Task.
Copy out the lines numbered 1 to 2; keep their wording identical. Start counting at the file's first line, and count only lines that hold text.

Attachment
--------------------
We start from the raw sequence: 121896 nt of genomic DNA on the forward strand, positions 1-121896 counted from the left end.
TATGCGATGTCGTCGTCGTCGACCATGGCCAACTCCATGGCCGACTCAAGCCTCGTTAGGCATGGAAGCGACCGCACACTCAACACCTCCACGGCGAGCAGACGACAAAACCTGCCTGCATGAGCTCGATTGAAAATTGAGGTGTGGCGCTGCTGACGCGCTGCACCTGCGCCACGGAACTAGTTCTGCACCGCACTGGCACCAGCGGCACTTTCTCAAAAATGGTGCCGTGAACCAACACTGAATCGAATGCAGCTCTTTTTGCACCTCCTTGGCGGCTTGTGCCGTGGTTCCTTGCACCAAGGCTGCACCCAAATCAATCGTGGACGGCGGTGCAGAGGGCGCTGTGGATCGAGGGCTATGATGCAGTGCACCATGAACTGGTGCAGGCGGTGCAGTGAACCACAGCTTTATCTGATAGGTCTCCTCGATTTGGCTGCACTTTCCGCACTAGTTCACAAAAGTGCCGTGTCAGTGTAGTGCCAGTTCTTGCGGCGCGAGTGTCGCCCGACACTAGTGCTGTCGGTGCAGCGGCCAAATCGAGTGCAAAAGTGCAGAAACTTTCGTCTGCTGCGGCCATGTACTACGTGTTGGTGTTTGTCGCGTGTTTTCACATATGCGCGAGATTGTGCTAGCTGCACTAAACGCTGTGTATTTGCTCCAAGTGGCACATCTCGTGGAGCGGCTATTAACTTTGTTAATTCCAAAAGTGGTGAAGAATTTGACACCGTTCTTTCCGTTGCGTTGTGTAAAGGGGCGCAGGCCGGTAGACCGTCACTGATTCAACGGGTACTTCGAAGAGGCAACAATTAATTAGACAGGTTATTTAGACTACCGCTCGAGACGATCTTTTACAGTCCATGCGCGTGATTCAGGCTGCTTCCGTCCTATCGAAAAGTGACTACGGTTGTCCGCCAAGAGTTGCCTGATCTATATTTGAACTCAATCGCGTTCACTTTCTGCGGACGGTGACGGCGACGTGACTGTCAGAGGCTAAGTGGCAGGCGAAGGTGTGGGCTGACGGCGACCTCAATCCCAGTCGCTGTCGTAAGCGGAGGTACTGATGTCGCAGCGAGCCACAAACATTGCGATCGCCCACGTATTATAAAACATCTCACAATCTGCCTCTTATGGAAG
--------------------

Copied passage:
We start from the raw sequence: 121896 nt of genomic DNA on the forward strand, positions 1-121896 counted from the left end.
TATGCGATGTCGTCGTCGTCGACCATGGCCAACTCCATGGCCGACTCAAGCCTCGTTAGGCATGGAAGCGACCGCACACTCAACACCTCCACGGCGAGCAGACGACAAAACCTGCCTGCATGAGCTCGATTGAAAATTGAGGTGTGGCGCTGCTGACGCGCTGCACCTGCGCCACGGAACTAGTTCTGCACCGCACTGGCACCAGCGGCACTTTCTCAAAAATGGTGCCGTGAACCAACACTGAATCGAATGCAGCTCTTTTTGCACCTCCTTGGCGGCTTGTGCCGTGGTTCCTTGCACCAAGGCTGCACCCAAATCAATCGTGGACGGCGGTGCAGAGGGCGCTGTGGATCGAGGGCTATGATGCAGTGCACCATGAACTGGTGCAGGCGGTGCAGTGAACCACAGCTTTATCTGATAGGTCTCCTCGATTTGGCTGCACTTTCCGCACTAGTTCACAAAAGTGCCGTGTCAGTGTAGTGCCAGTTCTTGCGGCGCGAGTGTCGCCCGACACTAGTGCTGTCGGTGCAGCGGCCAAATCGAGTGCAAAAGTGCAGAAACTTTCGTCTGCTGCGGCCATGTACTACGTGTTGGTGTTTGTCGCGTGTTTTCACATATGCGCGAGATTGTGCTAGCTGCACTAAACGCTGTGTATTTGCTCCAAGTGGCACATCTCGTGGAGCGGCTATTAACTTTGTTAATTCCAAAAGTGGTGAAGAATTTGACACCGTTCTTTCCGTTGCGTTGTGTAAAGGGGCGCAGGCCGGTAGACCGTCACTGATTCAACGGGTACTTCGAAGAGGCAACAATTAATTAGACAGGTTATTTAGACTACCGCTCGAGACGATCTTTTACAGTCCATGCGCGTGATTCAGGCTGCTTCCGTCCTATCGAAAAGTGACTACGGTTGTCCGCCAAGAGTTGCCTGATCTATATTTGAACTCAATCGCGTTCACTTTCTGCGGACGGTGACGGCGACGTGACTGTCAGAGGCTAAGTGGCAGGCGAAGGTGTGGGCTGACGGCGACCTCAATCCCAGTCGCTGTCGTAAGCGGAGGTACTGATGTCGCAGCGAGCCACAAACATTGCGATCGCCCACGTATTATAAAACATCTCACAATCTGCCTCTTATGGAAG